Android is Google’s mobile operating platform that is harnessed across the world.


In fact, most smartphones that are not made by Apple Inc run Android.


The operating system saw its newest version, 9 Pie, release in August that added a host of new aesthetic and functional changes to users.


Initially the software only arrived on Pixel devices and the Essential phone but has since landed on a number of other hardware from Sony, OnePlus and Huawei.




One of the biggest features discussed by Google during the reveal of Android 9 Pie was a new tool dubbed Digital Wellbeing that attempts to make users more aware of how much time they spend on their devices.


Essentially, the software tracks how many minutes users spend on each application, how many times they unlock their device and more.


All data is displayed through the Digital Wellbeing toggle in the settings menu.


Explaining the tool, Google said: “While much of the time we spend on our phones is useful, many of us wish we could disconnect more easily and free up time for other things.




“In fact, over 70 percent of people we talked to in our research said they want more help with this. So we’ve been working to add key capabilities right into Android to help people achieve the balance with technology they’re looking for.


“At Google I/O in May, we previewed some of these Digital Wellbeing features for Android, including a new Dashboard that helps you understand how you’re spending time on your device; an App Timer that lets you set time limits on apps and grays out the icon on your home screen when the time is up; the new Do Not Disturb, which silences all the visual interruptions that pop up on your screen; and Wind Down, which switches on Night Light and Do Not Disturb and fades the screen to grayscale before bedtime.”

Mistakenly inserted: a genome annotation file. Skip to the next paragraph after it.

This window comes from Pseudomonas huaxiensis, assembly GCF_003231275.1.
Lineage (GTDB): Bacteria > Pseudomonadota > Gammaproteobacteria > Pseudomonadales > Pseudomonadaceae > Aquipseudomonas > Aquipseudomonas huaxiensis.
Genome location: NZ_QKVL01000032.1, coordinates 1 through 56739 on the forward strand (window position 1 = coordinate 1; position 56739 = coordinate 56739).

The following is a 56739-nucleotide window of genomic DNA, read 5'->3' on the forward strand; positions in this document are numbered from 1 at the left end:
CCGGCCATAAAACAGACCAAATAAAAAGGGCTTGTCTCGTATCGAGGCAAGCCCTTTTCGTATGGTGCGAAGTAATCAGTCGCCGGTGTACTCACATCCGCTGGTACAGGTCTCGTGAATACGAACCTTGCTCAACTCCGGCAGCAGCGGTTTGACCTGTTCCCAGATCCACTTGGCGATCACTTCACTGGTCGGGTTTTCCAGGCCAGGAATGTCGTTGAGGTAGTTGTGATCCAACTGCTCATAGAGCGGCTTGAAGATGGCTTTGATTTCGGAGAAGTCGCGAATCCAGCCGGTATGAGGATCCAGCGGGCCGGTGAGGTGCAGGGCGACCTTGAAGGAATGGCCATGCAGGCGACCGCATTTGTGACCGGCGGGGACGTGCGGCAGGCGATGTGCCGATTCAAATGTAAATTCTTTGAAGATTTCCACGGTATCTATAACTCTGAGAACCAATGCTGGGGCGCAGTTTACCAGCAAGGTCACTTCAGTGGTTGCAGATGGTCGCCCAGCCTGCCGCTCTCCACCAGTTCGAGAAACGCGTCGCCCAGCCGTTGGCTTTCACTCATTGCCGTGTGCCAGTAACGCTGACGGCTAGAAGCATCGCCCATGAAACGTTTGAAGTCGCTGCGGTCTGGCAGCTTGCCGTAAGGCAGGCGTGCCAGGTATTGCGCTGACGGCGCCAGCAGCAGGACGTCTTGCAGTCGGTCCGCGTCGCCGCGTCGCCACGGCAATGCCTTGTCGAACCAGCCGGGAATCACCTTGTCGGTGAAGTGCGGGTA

Although the feature was discussed in detail during the reveal of Android 9 Pie, the functionality did not launch with the software.


Instead, a beta version for Digital Wellbeing was available on Pixel devices that did not provide users with the entirely of the tool’s promised functionality.




But now the feature has come out of its beta mode and is now available in its full-form for all Google Pixel and Android One hardware.


The most notable difference between the beta version of Digital Wellbeing and its full version is the implementation of what Google is calling a “dashboard”.


This screen presents users with a list of applications and details the amount of minutes that have been spent on each.


Most importantly, it also allows Android fans to set timers for certain apps, similar to iOS 12’s Screen Time feature.




Wind Down is another new feature that attempts to help users use their smartphones less before they go to bed.


The feature will turn on Do Not Disturb, meaning notifications will be limited, and it will turn on a Grayscale toggle, meaning the user’s display will be presented in black and white.


Although Digital Wellbeing appears to be limited to just Android One and Pixel devices at the moment, Google has declared the functionality will come to “other devices” too.


However, it is unknown when all Android owners will be able to take advantage of the handy tool.






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